It goes further. David Hare’s latest offering, South Downs, has been on show recently, twinned with Terence Rattigan’s ‘The Browning Version’, at the Pinter Theatre. This is the David Hare of ‘The Permanent Way’, ‘Pravda’, ‘Plenty’ and ‘Stuff Happens’. To be fair, Rattigan is not quite the bland playwright he is sometimes dismissed as being, but the subject of Hare’s play is¸ by his former standard, blancmange.

The preponderance of musicals, revivals, and musical revivals in the West End theatre (Chicago, Shrek, Billy Elliot, Wizard of Oz), is also evidence of the fact that, even among audiences, there is not much demand any more for novel, provocative mordancy. Over at the National, ‘Collaborators’ treated Stalin as a joke, while ‘The Last of the Hausmanns’ treated ageing hippies as farce. In both cases, the plays were written for laughs which blunted rather than sharpened any more searching point.

Then there’s journalism. Let’s start with Tom Bower (until now at least a friend of mine). Bower is without question one of the most successful investigative journalists of our day – the scourge of Robert Maxwell, Richard Desmond, Conrad Black, Richard Branson and Gordon Brown, and to that extent a national treasure. His latest effort? A bio of Simon Cowell where the main revelation is that Mr Cowell uses black loo paper. Now, of course I am envious of the oodles of money Tom is making from the Cowell book, but you see the point: even Tom, at least for now, has lost his bite.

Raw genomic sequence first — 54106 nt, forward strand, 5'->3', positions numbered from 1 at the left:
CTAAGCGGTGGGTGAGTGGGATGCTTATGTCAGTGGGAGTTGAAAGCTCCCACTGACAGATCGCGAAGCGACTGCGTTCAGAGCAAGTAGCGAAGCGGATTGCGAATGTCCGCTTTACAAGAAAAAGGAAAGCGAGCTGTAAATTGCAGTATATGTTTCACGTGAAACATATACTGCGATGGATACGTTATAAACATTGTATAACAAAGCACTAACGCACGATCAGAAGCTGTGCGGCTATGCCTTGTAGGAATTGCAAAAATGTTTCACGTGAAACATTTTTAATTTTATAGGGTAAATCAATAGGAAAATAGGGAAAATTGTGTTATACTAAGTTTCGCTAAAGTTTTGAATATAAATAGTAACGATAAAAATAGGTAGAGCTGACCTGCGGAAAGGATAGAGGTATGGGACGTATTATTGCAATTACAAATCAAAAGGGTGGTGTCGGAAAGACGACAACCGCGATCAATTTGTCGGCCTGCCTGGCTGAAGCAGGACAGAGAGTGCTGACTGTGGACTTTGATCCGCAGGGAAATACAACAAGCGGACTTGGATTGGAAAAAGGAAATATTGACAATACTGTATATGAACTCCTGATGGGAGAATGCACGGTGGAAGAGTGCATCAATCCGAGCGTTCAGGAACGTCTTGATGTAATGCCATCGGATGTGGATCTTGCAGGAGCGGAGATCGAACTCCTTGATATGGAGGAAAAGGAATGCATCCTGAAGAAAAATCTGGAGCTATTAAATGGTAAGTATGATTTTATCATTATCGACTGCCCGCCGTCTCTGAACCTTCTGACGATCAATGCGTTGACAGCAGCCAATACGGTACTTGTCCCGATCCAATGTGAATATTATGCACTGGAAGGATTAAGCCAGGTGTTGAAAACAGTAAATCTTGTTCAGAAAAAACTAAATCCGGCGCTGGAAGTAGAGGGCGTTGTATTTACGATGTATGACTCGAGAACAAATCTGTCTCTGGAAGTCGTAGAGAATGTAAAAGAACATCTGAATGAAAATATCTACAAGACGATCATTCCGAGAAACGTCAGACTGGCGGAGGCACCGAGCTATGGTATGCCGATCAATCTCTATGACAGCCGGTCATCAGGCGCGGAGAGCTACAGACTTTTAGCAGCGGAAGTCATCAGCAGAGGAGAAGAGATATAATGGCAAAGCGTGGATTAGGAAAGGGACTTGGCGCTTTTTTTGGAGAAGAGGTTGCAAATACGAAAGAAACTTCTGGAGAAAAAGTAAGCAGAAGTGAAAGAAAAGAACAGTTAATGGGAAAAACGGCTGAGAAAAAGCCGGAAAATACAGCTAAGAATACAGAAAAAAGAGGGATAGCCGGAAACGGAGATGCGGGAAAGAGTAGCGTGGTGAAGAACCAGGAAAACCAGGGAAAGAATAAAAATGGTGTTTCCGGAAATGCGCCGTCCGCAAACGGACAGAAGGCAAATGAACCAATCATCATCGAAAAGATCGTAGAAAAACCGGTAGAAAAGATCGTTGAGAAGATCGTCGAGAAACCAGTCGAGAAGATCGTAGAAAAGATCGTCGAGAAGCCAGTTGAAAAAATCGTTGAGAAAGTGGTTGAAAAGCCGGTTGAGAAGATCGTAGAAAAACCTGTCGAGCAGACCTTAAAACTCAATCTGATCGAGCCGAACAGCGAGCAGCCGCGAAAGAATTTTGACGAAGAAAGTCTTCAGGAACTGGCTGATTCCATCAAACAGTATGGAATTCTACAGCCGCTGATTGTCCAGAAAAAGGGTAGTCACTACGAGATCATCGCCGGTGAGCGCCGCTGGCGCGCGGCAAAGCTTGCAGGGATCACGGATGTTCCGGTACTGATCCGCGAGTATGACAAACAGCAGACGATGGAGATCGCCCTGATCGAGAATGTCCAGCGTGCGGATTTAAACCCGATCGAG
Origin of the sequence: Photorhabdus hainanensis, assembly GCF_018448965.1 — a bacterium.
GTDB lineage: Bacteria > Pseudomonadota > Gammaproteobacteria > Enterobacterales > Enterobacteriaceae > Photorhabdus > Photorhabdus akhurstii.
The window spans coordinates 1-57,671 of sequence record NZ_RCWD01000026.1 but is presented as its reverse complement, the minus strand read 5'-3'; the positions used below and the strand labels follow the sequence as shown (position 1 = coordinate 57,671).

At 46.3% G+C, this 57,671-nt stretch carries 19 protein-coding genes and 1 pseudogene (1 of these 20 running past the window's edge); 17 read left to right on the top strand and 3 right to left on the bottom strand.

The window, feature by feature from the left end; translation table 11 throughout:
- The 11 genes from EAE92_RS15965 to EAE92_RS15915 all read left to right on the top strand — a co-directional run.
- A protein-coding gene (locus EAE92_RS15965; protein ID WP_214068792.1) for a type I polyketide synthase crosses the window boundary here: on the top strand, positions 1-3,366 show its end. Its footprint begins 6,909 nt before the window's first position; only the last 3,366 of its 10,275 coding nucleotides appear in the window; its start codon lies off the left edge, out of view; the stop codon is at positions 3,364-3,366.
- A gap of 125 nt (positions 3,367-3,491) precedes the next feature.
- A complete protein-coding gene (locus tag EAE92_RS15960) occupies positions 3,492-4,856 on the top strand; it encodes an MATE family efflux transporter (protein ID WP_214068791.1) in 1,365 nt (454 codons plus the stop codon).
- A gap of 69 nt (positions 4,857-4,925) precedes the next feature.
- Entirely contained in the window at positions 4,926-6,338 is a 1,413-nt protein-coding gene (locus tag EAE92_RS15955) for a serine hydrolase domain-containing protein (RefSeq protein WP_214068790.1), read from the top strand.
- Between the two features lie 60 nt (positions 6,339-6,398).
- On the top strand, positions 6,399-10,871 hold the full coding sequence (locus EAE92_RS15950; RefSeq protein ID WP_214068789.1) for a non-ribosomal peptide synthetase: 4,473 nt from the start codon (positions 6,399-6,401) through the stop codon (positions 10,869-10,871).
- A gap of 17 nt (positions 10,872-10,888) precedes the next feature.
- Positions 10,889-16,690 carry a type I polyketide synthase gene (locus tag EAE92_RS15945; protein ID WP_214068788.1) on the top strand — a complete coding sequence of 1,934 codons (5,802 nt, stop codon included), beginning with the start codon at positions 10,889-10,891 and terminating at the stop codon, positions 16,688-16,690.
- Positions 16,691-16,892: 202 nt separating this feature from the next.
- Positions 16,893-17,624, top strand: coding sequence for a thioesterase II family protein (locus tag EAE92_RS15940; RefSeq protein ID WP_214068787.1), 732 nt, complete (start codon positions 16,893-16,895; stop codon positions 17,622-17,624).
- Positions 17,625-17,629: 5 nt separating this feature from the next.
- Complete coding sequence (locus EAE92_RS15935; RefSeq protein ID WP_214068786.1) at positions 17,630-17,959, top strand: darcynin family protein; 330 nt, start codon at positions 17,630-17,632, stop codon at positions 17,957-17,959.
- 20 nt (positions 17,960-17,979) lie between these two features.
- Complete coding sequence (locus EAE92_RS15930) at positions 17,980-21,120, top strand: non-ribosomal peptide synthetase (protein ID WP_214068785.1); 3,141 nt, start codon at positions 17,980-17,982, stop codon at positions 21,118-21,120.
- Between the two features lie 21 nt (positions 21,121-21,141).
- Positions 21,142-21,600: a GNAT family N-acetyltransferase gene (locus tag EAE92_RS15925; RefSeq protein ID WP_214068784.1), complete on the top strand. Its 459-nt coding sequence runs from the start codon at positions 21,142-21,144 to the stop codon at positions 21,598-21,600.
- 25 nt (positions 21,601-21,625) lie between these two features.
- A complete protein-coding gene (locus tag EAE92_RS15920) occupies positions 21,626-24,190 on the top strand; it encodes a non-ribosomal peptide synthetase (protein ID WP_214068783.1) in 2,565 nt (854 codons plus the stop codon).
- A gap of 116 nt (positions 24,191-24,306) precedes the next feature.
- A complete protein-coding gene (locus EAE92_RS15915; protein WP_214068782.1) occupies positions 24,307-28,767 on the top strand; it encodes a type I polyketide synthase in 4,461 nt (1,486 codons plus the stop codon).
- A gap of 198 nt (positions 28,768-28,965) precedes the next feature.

So has Rod Liddle, who writes the same column week in, week out, for The Sunday Times, using the same kind of ‘joke’, an analogy juxtaposing a ‘high’ culture victim alongside a ‘low’ cultural metaphorical parallel in which the main aim is not to skewer the victim but to show how funny and clever Liddle is for spotting the parallel he has invented – more like a pub rant without the risk of a punch-up if you go too far. And nothing like as tough as the Today show, where Liddle used to work.

The best-seller lists exemplify the same trend. In non-fiction it’s one book on World War Two after another – the literary equivalent of the West End revival and a long way from the world of now. In fiction, soft porn S&M outsells even Lionel Asbo – titillation where no one gets hurt.

Of course I have cherry-picked these examples. But these changes have overtaken Amis, Hirst, Hare, Bower, Liddle and others. Maybe it’s age (too much of it), maybe it’s money (too much of it), maybe it’s the ambition for status (too much of it), the longing to be above the salt, but, as Lionel Asbo would say, ‘Nah! Reset.’

You can call the government’s response to the latest banking crisis, which is slated to extend well beyond Barclays, as ‘tepid’ or ‘insouciant’, or you can put it down, more cynically, to the fact that the bankers and the cabinet were all at school together. But it goes deeper, and wider. More and more (and save for Jeremy Paxman), we finally resemble the civilization Ezra Pound first described in Hugh Selwyn Mauberley, 1920, as that ‘of an old bitch gone in the teeth.’

The Times, first published July 2012